Architectures of Sound

Upon the topics of post-colonial and communism identities of Kulangsu island, from a standpoint of invisible architecture, “GAP+” emerges as a comprehensive synthesis of my explorations in algorithms, sound/media art, and installation. It embodies an experimental spirit that seeks to dissolve the boundaries of traditional architectural design. I envisage architecture as a generative system, a crucible for new forms and possibilities, fueled by diverse theoretical frameworks.

Drawing inspiration from the “live set” music concept — where the mechanisms of sound mixing shape the aural space — GAP+ offers a critical lens on the conservation of “historical” urban spaces. It constructs an auditory landscape, a soundscape that engages with the commercial-dominated urban soundscape. GAP+ redefines architectural presentation, introducing novel concepts of “real-time” and “remote” experiences within the built environment, in form of spatial instrument.

Through the spatialization of the Live Set framework in electronic music, it delves into the mechanisms of spatialized mixing within an acoustic space, conceptualizing it as an interactive acoustic museum. In this installation, gestures unlock the potential for real-time sound generation, transforming each audience into a performer, to re-interprete the sounds collected on Kulangsu. The narrative gives rise to two distinct sets on different scales: “GAP+” embodies architecture, offering a structural expanse, while “GAP-” serves as an accessible instrument/installation, inviting engagement from all.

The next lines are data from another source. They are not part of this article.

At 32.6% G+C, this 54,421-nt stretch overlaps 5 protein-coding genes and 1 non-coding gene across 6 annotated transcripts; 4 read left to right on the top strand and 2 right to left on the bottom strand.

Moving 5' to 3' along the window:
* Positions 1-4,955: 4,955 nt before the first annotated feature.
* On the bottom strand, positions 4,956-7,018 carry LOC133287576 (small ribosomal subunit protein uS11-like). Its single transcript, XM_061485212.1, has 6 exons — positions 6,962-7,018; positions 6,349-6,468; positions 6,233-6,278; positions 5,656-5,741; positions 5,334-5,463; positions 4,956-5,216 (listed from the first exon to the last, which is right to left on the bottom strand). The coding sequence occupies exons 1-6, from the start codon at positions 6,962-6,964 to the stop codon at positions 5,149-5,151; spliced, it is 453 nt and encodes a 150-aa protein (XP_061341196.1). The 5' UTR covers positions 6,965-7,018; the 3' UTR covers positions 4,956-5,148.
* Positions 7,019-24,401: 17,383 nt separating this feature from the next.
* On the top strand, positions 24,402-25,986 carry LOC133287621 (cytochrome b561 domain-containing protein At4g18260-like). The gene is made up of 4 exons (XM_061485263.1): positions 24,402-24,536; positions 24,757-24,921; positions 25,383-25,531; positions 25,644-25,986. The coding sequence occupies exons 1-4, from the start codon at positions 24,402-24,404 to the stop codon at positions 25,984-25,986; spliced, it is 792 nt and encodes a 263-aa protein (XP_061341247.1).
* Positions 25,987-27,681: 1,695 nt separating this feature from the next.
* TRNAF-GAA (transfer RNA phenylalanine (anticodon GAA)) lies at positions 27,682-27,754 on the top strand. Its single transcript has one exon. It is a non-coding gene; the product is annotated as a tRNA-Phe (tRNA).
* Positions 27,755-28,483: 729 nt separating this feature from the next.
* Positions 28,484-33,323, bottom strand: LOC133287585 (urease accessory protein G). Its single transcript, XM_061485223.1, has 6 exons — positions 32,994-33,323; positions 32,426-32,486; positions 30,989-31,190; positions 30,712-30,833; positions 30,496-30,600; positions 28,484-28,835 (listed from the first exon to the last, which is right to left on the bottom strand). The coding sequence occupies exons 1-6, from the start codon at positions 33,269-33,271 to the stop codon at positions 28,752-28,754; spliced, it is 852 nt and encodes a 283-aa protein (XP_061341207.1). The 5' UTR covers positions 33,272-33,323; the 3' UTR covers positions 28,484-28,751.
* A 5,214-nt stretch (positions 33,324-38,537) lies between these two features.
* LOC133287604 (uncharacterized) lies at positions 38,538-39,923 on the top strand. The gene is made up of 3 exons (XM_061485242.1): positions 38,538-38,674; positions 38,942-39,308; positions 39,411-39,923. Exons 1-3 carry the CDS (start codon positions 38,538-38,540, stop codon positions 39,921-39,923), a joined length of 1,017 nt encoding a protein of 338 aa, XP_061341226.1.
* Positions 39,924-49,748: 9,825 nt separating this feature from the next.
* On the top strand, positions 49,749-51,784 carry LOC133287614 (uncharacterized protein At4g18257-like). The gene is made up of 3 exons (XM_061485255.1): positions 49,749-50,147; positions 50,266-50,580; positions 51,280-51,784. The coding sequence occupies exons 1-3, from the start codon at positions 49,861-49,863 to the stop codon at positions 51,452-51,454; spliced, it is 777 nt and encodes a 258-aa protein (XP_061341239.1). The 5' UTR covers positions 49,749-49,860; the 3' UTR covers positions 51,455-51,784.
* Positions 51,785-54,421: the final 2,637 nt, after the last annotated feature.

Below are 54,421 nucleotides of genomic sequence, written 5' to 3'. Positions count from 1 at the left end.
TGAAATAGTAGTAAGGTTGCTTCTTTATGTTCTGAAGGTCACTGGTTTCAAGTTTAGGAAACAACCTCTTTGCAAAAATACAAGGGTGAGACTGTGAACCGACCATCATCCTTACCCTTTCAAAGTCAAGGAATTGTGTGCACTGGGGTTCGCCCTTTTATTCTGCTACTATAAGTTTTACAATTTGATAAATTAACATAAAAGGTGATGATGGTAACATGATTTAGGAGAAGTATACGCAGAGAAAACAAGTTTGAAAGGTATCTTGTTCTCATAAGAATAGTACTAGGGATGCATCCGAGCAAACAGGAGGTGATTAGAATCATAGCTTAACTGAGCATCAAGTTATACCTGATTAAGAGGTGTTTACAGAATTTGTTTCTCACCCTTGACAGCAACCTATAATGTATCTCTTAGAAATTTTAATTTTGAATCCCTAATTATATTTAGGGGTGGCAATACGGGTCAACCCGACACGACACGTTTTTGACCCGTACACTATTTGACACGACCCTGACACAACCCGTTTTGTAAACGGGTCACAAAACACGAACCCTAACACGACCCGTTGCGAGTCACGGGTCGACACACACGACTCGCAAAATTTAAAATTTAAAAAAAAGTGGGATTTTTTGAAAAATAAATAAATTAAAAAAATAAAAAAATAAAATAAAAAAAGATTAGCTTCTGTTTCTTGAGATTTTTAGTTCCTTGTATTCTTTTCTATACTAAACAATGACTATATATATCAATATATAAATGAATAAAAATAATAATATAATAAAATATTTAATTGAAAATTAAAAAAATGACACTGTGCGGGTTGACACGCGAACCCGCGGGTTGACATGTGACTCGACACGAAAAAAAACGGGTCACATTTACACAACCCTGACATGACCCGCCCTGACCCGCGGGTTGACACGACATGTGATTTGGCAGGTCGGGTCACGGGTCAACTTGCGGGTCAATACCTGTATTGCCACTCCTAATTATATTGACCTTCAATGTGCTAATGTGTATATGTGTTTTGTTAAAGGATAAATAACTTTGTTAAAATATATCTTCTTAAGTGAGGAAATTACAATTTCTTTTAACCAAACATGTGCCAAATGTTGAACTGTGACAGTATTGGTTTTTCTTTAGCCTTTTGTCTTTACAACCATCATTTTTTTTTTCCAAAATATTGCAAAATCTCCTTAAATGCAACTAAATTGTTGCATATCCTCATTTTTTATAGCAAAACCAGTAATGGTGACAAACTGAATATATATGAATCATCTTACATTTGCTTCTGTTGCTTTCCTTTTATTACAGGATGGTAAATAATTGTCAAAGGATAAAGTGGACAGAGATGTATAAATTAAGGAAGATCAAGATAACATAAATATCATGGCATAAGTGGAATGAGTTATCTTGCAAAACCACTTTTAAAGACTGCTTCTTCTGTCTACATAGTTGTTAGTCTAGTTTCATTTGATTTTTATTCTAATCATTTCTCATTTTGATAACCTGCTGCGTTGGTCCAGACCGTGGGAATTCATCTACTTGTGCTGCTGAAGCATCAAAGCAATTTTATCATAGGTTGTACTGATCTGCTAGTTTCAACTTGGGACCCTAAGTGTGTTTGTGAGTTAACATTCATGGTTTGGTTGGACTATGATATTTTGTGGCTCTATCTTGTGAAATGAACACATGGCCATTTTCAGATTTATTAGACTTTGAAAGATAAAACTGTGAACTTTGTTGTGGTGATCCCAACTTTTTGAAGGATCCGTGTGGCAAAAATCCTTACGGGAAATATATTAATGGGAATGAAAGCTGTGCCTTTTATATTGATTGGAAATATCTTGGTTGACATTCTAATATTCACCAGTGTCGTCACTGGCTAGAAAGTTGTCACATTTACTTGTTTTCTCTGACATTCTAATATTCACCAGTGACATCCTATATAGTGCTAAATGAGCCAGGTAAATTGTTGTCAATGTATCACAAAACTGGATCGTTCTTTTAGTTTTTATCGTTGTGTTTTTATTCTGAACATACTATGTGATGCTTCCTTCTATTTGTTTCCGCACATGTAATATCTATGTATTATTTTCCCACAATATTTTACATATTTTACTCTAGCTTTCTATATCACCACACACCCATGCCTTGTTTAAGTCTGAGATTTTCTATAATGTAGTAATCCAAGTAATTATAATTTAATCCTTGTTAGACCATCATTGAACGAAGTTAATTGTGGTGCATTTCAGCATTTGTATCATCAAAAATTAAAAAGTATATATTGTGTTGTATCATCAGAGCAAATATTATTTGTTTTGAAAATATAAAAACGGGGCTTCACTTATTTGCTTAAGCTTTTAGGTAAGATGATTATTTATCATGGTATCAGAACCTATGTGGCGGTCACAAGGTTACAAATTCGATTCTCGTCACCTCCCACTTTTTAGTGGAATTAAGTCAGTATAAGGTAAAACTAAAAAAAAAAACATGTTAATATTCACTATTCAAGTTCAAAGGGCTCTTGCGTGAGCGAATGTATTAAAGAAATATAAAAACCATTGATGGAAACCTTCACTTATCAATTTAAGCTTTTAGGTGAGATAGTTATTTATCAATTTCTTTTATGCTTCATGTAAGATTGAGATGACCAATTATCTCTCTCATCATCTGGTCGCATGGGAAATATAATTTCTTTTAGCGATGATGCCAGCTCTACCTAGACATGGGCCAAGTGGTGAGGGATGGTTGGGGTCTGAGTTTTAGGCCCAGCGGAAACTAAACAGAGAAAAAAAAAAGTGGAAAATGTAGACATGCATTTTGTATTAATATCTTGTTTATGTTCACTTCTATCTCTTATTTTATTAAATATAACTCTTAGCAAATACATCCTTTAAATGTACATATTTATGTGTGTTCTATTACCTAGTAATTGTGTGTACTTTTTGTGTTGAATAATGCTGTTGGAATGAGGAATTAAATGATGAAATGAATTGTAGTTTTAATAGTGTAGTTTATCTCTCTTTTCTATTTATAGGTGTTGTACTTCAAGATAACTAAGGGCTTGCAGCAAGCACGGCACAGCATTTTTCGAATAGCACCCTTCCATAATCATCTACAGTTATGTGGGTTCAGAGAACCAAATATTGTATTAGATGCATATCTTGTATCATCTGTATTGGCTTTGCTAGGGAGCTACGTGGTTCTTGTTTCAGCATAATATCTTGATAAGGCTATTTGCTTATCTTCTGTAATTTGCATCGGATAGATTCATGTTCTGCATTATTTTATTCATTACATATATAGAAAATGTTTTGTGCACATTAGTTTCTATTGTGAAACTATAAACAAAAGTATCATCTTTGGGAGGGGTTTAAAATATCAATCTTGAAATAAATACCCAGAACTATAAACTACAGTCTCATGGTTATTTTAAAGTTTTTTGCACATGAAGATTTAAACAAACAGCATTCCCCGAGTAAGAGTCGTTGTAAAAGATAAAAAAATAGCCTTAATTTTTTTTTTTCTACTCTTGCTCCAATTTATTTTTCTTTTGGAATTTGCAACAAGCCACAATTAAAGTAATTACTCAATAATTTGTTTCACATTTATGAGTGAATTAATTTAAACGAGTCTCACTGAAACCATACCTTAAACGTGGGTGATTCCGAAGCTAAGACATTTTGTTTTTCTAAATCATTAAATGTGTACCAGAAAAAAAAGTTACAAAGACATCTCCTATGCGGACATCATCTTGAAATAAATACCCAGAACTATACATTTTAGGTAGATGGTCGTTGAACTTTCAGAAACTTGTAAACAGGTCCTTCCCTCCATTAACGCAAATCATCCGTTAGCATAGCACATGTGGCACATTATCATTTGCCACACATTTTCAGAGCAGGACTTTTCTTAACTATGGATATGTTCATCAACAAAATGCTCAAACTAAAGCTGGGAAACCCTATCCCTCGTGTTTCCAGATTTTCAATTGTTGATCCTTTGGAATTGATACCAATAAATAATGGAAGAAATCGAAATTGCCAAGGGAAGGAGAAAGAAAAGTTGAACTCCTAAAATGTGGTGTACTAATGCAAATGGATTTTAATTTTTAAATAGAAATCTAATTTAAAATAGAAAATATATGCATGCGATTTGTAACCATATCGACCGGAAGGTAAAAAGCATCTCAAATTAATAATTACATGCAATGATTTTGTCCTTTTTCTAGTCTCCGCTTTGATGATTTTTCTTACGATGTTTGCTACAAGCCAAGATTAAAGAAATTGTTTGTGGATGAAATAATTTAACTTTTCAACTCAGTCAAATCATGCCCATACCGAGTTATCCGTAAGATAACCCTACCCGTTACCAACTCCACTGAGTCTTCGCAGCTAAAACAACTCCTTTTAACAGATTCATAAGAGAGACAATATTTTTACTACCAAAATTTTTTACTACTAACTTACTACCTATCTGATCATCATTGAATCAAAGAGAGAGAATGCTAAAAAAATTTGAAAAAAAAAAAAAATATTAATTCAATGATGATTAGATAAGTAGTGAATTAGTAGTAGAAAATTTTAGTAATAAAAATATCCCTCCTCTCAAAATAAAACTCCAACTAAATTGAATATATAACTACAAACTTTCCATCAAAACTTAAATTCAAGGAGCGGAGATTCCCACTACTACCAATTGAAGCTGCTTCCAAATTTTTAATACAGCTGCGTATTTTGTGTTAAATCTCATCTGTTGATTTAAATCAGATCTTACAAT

Augmenting Decisions and Experiences at Walkable Scale through AR Spatial Audio

In the realm of AR/XR design, spatial audio and audio-driven narratives are generally considered as secondary roles. The production of non-visual oriented content and research into accessibility for the visually impaired user group remain inadequately addressed. Meanwhile, within the music field, in discussions over gesture-based sound synthesis and interactive music, complex visual interfaces are prioritized. The potential for intuitive, audience-driven interactive musical experiences remains largely untapped. In the domains of architecture and music, scholarly investigations into spatial concepts and musical sequences have been longstanding. However, these studies have predominantly been anchored in symbolic representations on print media.